Contemporary international relations are experiencing a period of turbulence and transition from a unipolar world to a world with multiple centers of power with strengthened role of regionalization. In these circumstances relatively small states try to maximize the resource of geopolitical identity to conduct their foreign policies.
If the sanctions against Russia persist for a long time, the Russian defense industry may again seek full autarky (with the exception of cooperation with companies of Israel, China, South Korea, and some other countries), which would have a negative impact on its innovative potential in the long term.
A “free agent” in the present world may be any influential actor in international processes. To effectively use the “free agent” concept, it is necessary to renounce zero-sum thinking where the West’s gain is necessarily perceived as Russia’s loss, and vice versa.
The assistance of great powers is a major resource in the struggle against the growing threat of radical Islamism in Central Asia. In this context special credit goes to Russia and the Collective Security Treaty Organization as the main mechanism for protecting the region against possible invasions from Afghanistan and potential ISIS expansion.
Today post-Soviet Central Asian countries are facing problems caused by old security challenges and the emergence of completely new threats. These threats may influence the prospects of secular statehood in the region. This is a serious obstacle to modernization.
EEU is a young integration association, that was formed to help participating countries unlock their economic potential, boost economic ties within the region, and create conditions for improving the countries’ global competitiveness.
Russia will have to deal with the effects of Crimea being part of an independent Ukraine for 23 years. A Crimean political and business elite has emerged with its own values, bonds, and relationships. Russia is not the motherland of an entire generation of Russian-speaking youth, but the motherland of their ancestors.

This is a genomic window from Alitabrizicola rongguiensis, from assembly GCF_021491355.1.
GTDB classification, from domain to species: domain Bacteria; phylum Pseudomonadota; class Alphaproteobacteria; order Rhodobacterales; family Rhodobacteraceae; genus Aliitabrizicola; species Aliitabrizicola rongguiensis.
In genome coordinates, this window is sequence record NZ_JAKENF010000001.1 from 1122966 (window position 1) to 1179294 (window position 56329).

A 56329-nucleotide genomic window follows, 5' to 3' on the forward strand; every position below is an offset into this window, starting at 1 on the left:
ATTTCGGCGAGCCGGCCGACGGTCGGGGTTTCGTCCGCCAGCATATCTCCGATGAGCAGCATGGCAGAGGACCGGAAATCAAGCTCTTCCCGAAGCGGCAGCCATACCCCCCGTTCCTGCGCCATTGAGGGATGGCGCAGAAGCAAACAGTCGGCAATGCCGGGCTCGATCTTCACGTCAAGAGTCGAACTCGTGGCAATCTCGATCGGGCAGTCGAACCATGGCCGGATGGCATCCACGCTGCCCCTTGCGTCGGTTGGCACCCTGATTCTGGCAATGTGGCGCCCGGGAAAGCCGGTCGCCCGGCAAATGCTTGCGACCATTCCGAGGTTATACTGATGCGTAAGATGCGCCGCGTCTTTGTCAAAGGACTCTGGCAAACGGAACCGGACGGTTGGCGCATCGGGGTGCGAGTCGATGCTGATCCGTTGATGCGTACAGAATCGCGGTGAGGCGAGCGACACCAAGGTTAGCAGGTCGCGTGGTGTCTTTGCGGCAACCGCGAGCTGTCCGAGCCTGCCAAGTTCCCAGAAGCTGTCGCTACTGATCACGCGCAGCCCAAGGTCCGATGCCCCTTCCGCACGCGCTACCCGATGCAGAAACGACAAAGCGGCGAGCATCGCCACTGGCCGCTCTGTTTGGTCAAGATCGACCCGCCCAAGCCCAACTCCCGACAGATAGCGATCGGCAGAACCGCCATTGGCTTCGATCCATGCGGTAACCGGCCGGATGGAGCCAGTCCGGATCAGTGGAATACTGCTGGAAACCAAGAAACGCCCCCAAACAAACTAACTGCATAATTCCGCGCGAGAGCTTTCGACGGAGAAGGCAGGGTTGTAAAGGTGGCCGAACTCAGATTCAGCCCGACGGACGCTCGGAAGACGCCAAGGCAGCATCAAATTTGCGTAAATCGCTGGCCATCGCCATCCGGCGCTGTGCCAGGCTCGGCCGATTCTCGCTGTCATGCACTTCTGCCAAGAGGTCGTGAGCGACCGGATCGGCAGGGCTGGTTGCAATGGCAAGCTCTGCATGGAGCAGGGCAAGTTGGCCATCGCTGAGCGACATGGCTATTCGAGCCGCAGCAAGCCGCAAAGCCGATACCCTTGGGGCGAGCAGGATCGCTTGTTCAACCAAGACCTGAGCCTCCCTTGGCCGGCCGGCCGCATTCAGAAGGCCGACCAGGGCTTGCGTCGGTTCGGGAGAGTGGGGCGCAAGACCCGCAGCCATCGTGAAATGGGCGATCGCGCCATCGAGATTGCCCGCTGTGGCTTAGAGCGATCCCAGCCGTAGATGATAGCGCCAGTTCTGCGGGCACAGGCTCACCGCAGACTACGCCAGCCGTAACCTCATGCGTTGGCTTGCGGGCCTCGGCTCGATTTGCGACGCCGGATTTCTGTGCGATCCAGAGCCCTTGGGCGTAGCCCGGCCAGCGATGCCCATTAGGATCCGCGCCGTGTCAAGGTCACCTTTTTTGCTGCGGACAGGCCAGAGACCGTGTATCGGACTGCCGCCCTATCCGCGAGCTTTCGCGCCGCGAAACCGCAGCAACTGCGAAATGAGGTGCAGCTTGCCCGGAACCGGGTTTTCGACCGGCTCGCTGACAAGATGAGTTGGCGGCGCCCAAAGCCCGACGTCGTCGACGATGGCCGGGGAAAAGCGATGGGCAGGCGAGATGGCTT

Ukraine will experiment on itself and all the other countries in the post-Soviet space are looking forward to watching how it ends. Whether the ensuing economic or institutional changes over rapprochement with the EU appear tangible and positive will determine Russia’s own conduct and the conduct of countries that still rely on it.
The idea of the North – a philosophy of the unity of Northern Eurasian peoples – is a cementing and goal-setting force and also the natural and organic basis for building a continental Eurasian association. This philosophy occupies the next tier after the ideas of united Europe and Russian Eurasianism.
Astana recently hosted a Customs Union summit. The integration project is taking shape on the fly, so each summit evokes a great deal of interest.
Georgia has entered a new political era that will show how much the “rose revolutionaries” have managed to achieve. Have they laid the foundation for new developments that will endure in a new social environment or is their activity mere labeling and blowing bubbles? In any case, the experience will be instructive.
Political references to the past in the context of symbolic politics are aimed at (re)constructing the national idea of ‘We’ in Russian society. A reconsideration of the major narratives of the collective past is an important element in nation-building and it suggests a choice between different options for interpretation and evaluation.